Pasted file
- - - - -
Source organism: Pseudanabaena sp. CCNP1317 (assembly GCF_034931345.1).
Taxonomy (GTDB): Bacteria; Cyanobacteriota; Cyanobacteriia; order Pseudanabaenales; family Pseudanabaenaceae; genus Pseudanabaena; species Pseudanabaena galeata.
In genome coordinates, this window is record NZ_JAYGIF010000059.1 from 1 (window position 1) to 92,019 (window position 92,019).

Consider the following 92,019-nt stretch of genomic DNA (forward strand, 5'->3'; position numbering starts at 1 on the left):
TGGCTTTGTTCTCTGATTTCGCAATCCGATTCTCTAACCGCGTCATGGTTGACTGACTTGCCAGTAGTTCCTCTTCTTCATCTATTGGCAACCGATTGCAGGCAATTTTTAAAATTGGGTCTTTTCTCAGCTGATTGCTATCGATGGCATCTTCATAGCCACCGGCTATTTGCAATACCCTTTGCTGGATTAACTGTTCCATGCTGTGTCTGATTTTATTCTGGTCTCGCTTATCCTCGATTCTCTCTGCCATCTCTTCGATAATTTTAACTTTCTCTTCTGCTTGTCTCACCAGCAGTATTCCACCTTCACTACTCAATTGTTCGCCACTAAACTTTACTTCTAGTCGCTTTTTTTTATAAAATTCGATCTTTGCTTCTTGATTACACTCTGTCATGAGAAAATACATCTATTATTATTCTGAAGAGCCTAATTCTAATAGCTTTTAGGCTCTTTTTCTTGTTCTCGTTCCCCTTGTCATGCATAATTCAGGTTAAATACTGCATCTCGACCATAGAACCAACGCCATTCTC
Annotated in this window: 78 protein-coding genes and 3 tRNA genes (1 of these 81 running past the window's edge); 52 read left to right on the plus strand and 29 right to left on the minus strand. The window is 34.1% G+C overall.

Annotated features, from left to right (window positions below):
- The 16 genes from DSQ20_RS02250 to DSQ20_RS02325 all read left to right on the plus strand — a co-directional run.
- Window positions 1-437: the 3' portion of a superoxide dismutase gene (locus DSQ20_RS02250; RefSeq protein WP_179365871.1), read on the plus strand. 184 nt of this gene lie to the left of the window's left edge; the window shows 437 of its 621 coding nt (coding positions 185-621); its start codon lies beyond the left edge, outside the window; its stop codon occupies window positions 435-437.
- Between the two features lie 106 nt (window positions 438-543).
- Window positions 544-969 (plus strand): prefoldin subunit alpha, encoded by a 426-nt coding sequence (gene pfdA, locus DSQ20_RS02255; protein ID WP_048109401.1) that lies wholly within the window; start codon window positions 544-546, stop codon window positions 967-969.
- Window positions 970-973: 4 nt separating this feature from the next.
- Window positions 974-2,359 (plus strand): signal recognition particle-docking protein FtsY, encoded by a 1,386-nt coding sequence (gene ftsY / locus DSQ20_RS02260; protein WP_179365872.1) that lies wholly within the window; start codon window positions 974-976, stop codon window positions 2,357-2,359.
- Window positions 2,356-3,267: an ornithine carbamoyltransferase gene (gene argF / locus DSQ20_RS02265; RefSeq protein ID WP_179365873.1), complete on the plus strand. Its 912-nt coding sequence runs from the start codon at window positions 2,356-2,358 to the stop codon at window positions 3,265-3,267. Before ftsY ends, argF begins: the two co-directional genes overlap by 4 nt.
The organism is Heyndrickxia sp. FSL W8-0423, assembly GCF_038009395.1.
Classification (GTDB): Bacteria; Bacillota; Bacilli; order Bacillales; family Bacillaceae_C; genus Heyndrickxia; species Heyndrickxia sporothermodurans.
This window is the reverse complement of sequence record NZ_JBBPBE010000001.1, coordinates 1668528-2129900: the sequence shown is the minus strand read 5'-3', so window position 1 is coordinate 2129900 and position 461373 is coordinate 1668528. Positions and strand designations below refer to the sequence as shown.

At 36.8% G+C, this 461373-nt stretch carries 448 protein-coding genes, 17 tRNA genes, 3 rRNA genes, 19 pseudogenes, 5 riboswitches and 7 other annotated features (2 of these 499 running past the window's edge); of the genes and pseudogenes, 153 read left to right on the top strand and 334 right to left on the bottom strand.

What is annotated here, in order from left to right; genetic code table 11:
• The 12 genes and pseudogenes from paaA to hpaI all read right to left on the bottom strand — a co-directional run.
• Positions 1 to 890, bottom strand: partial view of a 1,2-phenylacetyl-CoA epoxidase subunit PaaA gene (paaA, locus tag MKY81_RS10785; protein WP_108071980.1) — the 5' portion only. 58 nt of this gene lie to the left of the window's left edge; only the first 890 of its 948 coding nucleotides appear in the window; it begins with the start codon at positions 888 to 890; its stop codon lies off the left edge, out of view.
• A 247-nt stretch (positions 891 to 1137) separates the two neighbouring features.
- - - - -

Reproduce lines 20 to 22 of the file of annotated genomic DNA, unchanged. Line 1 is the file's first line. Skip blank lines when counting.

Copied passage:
• The 12 genes and pseudogenes from paaA to hpaI all read right to left on the bottom strand — a co-directional run.
• Positions 1 to 890, bottom strand: partial view of a 1,2-phenylacetyl-CoA epoxidase subunit PaaA gene (paaA, locus tag MKY81_RS10785; protein WP_108071980.1) — the 5' portion only. 58 nt of this gene lie to the left of the window's left edge; only the first 890 of its 948 coding nucleotides appear in the window; it begins with the start codon at positions 888 to 890; its stop codon lies off the left edge, out of view.
• A 247-nt stretch (positions 891 to 1137) separates the two neighbouring features.